Responsibility and public services

Love this — an awesome table in the book on what to aim for

‘Running services from an economy of scale perspective ensures that there is little useful knowledge about how the system works.’

If you’ve worked in the public or voluntary sectors, I’m willing to bet a good wad of cash that someone has said to you that there’s so much that our sectors could learn from the private sector. In some senses that’s true. But a lot of the time, that transfer of practice without thought for context only results in carnage. If the private sector were unequivocally better than us at everything, what the hell happened to Carillion and Capita?

I’ve been reading Responsibility and public services by Richard Davis to get my head around how Systems Thinking and the Toyota Way might be applied away from a manufacturing environment.

Taylorism, the management thinking developed in the 19th century is still applied wholesale, despite the changes in how we work and deliver services in the 21st century. Taylorism embeds hierarchy and bureaucracy in what we do by assuming that the frontline is where the most savings can be made, even though we know that that is what people value the most. I’ve yet to meet anybody who really wishes that there were more layers of management.

Networks and knowledge

“For me this is the recurring theme — networks and relationships. Build and strengthen these and communities will tell you what they need, especially as they will have such a trusting relationship with their municipal and public agencies.”

One of the things that I found most interesting about the book is Davis’ focus on knowledge and where that lies. Maybe that’s unsurprising as this blog post in itself in an act of reflecting on my learning. But his focus on how knowledge lies with the people who access services means that people are no longer seen as passive recipients of services, and organisations no longer see service delivery as an end in and of itself.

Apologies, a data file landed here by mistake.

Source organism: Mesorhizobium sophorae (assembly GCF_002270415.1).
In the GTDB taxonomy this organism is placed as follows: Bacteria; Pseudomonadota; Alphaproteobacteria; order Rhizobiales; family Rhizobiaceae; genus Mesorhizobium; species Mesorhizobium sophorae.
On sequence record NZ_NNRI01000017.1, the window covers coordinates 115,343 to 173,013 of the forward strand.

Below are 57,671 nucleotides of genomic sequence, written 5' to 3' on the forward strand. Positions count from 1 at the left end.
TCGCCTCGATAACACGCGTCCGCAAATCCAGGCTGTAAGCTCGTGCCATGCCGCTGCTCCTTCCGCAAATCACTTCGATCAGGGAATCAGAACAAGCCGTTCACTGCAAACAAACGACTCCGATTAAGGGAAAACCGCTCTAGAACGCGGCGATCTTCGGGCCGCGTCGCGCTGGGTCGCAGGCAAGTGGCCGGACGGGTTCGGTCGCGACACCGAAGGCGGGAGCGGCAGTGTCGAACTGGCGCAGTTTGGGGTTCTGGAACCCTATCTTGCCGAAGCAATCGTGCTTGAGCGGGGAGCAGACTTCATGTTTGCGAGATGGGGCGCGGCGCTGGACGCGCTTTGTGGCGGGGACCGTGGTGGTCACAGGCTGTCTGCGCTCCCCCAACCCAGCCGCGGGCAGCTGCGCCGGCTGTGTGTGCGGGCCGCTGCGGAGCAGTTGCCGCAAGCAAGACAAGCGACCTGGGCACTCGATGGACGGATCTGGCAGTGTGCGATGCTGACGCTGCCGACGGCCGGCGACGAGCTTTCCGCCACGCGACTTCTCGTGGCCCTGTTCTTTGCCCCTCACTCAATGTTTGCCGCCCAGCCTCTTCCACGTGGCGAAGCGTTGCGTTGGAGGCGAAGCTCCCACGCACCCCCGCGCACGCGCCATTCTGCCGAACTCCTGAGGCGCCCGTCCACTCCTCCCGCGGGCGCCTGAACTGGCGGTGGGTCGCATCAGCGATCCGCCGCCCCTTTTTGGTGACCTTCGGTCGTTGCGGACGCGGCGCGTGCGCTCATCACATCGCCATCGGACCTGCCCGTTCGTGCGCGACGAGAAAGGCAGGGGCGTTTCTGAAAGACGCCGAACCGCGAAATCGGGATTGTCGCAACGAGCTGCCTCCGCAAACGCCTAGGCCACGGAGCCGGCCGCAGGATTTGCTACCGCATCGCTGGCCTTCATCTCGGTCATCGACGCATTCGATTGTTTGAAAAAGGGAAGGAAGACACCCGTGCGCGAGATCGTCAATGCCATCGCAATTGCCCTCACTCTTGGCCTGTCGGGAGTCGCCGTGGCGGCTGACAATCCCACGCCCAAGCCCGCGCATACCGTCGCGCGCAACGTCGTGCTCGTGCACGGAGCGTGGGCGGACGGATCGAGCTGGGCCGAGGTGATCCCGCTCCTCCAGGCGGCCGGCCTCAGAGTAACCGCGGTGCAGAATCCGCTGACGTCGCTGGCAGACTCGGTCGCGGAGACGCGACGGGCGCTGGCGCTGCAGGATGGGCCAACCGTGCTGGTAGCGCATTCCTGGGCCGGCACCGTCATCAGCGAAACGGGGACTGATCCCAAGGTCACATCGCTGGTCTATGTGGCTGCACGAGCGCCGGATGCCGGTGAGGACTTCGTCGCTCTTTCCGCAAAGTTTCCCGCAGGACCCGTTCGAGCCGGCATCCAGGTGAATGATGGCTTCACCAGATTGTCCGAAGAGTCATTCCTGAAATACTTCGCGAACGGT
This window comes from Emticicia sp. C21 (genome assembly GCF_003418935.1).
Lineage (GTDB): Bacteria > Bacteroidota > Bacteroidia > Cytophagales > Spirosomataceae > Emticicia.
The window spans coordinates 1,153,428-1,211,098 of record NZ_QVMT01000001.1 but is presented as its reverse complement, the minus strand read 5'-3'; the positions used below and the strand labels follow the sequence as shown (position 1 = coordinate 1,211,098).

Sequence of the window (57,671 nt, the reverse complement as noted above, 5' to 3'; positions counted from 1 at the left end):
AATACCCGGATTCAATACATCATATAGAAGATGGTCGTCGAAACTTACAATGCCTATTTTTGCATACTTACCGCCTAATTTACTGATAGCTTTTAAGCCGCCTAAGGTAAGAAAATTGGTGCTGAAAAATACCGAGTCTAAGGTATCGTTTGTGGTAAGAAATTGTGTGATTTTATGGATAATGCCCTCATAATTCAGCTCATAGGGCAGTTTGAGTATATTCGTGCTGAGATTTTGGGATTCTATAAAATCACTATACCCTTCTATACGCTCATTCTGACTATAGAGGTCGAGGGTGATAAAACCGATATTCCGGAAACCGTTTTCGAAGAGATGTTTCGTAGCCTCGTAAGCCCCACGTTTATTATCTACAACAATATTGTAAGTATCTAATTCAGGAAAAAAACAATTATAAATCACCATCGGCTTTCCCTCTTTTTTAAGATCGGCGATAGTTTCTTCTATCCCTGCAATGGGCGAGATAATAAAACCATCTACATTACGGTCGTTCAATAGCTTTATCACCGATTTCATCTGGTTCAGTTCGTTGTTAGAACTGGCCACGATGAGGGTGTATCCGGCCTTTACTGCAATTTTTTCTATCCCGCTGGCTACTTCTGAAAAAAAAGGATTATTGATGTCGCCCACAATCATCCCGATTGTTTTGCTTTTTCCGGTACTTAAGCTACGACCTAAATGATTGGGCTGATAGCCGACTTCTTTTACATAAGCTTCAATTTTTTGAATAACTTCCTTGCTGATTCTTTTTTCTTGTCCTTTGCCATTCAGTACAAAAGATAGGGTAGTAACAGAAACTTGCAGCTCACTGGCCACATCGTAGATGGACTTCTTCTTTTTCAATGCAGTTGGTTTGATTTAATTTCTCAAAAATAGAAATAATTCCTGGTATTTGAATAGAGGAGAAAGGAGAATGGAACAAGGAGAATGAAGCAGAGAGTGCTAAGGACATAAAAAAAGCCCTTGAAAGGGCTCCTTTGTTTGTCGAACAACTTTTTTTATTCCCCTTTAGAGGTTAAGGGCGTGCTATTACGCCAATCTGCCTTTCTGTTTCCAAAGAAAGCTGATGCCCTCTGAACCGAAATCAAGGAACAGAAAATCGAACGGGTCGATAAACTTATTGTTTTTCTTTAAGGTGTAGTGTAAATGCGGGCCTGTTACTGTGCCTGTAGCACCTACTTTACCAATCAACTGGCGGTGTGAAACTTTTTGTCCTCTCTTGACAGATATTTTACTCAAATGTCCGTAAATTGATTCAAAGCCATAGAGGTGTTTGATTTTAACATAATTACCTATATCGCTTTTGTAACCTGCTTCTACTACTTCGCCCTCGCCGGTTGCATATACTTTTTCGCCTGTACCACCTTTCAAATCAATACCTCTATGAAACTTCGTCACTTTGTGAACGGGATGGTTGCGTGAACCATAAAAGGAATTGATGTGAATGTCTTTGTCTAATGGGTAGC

This has two implications. Firstly, that there’s so much information out there about how people interact with public services that isn’t being harnessed. And secondly, that organisations aren’t seeing people as experts of their own situation, or looking to harness that knowledge.

To do that, we have to build on some of the softer skills that are usually ignored in order to build relationships with the community. Paul Taylor has written a great post on why leaders must emerge as trusted credible sources of information.

I love this point by Davis:

“The message is clear. Help people learn how to take control of their own lives, their networks and communities and then develop a pull system that responds to responsible needs. It is very affordable and you know the money is well spent — targeted at things that are going to work — by design.”

I also learnt so much from Professor Roz Searle on how levels of trust between staff are inversely proportional to the numbers of layers of hierarchy between them. You can see the implications of this for service delivery by looking at the findings of Professor Searle’s research in tandem with Max Weber’s theory of bureaucracy:

  1. Clearly defined division of labour
  2. Hierarchical structures of offices
  3. Written guidelines prescribing performance criteria
  4. Recruitment to offices based on specialisation and expertise
  5. Office-holding as a career or vocation
  6. Duties and authority attached to positions not persons